The city of Grand Rapids, Mich. continues to deny the Acton Institute application for property tax-exemption, even as Acton presents evidence to support such status.
The Acton Institute, recognized by the Internal Revenue Service as a 501(c)3 non-profit organization and ranked #11 in the world as a social policy think tank by the University of Pennsylvania, received notice from City Assessor Scott Engerson that it did not meet the criteria for tax-exempt status for property tax purposes.
Most people think that if they’re a tax-exempt 501(c)3 they’re exempt from property tax, and that’s not the case in Michigan,” he said. “In regard to Acton, it’s the charitable piece that the city was not able to definitively conclude.”
Acton is one of 435 organizations appealing the city’s ruling regarding tax-exemption this month alone. Today, Acton made its appeal.
Acton Executive Director Kris Mauren asserted not only his organization tax-exempt but charitable.
“It’s reasonable to the city to define things narrowly,” Mauren said during testimony. “In this case, they’ve defined charity far too narrowly and declined our claim.”
Mauren cited the Michigan General Property Tax Act under Section 211.o, which defined the word “charity” broadly for property tax purposes as “bringing the people’s minds or hearts under the influence of education or religion; relieving people’s bodies from disease, suffering or constraint;” among other definitions.
He, too, argued under Section 211.7n as Acton houses a 200 seat auditorium, an art gallery and a library. Nonprofit organizations owning such venues are to be exempt from taxation.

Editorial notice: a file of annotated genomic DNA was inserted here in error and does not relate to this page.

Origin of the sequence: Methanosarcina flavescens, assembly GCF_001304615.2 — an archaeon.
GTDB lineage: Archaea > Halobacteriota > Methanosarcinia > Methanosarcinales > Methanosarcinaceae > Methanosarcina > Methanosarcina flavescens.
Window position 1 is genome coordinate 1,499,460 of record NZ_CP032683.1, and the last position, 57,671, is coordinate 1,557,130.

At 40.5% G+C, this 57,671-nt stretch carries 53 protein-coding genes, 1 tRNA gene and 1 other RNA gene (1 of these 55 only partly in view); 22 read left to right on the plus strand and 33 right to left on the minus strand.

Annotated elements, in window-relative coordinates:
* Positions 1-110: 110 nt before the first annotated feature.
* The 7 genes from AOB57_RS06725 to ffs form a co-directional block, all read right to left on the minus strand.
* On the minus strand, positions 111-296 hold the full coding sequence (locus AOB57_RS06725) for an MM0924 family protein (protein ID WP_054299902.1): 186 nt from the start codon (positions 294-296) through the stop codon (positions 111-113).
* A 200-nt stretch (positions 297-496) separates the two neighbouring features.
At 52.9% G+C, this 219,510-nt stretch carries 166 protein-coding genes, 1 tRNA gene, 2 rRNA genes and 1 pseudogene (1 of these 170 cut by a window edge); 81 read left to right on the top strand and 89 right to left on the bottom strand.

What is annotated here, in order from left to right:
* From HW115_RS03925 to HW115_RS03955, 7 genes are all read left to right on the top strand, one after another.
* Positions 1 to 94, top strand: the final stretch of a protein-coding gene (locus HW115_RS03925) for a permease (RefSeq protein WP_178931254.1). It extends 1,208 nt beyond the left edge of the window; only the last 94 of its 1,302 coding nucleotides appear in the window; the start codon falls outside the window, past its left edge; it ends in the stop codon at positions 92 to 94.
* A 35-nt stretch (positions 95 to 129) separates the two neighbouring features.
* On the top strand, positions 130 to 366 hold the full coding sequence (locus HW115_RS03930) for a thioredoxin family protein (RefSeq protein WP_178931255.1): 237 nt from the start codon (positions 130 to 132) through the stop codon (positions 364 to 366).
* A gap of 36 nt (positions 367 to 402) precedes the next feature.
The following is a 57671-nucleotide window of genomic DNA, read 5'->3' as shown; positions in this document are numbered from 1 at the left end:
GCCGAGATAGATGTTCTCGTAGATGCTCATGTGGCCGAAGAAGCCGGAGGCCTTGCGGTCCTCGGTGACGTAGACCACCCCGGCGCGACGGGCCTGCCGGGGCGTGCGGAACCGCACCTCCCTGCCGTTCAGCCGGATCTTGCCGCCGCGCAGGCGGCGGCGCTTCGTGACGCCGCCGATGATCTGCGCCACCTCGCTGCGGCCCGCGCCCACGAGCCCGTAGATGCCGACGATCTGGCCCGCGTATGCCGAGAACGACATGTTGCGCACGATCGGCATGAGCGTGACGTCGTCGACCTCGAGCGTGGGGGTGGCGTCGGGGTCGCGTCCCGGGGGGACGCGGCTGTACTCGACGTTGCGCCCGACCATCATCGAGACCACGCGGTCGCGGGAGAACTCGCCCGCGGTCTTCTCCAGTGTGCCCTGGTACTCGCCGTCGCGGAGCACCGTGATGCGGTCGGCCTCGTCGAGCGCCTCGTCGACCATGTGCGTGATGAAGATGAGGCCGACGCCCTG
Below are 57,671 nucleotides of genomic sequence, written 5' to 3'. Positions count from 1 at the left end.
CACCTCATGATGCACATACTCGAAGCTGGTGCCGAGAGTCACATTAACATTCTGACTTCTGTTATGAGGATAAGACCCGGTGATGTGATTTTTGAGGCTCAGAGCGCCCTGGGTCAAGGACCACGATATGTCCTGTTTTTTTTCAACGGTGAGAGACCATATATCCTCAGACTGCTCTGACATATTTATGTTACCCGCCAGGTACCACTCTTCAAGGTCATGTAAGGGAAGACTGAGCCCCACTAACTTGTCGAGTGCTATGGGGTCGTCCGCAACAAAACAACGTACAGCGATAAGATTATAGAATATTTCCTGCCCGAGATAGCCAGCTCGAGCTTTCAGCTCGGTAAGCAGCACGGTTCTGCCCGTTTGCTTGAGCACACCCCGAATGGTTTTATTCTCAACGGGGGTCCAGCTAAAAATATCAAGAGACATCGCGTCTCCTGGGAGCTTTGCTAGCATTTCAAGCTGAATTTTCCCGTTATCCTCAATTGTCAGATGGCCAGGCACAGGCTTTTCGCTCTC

Last year, Acton chose to re-locate to the city’s Heartside District, renovating a historical building that dates to 1929. Acton University, a 4-day educational conference held annually in Grand Rapids, brings in over 800 visitors from around the globe to downtown Grand Rapids.
Catherine Mish, attorney for the city of Grand Rapids said it was her opinion that “Acton does not qualify because it’s not part of an educational system provided by the state and supported by public funding.” Acton’s Kris Mauren responded:
Fortunately, we’re governed by the laws of the state and not the opinions of the city attorney, but it’s a pity that we have to go though all this effort, as well as the city, in contesting this as we go forward.”
This move by the city of Grand Rapids may be part of a larger trend. A recent Washington Post story (“Struggling for revenue, local governments look to nonprofits“) addresses this very issue.
Acton awaits the city’s decision from the Board of Review.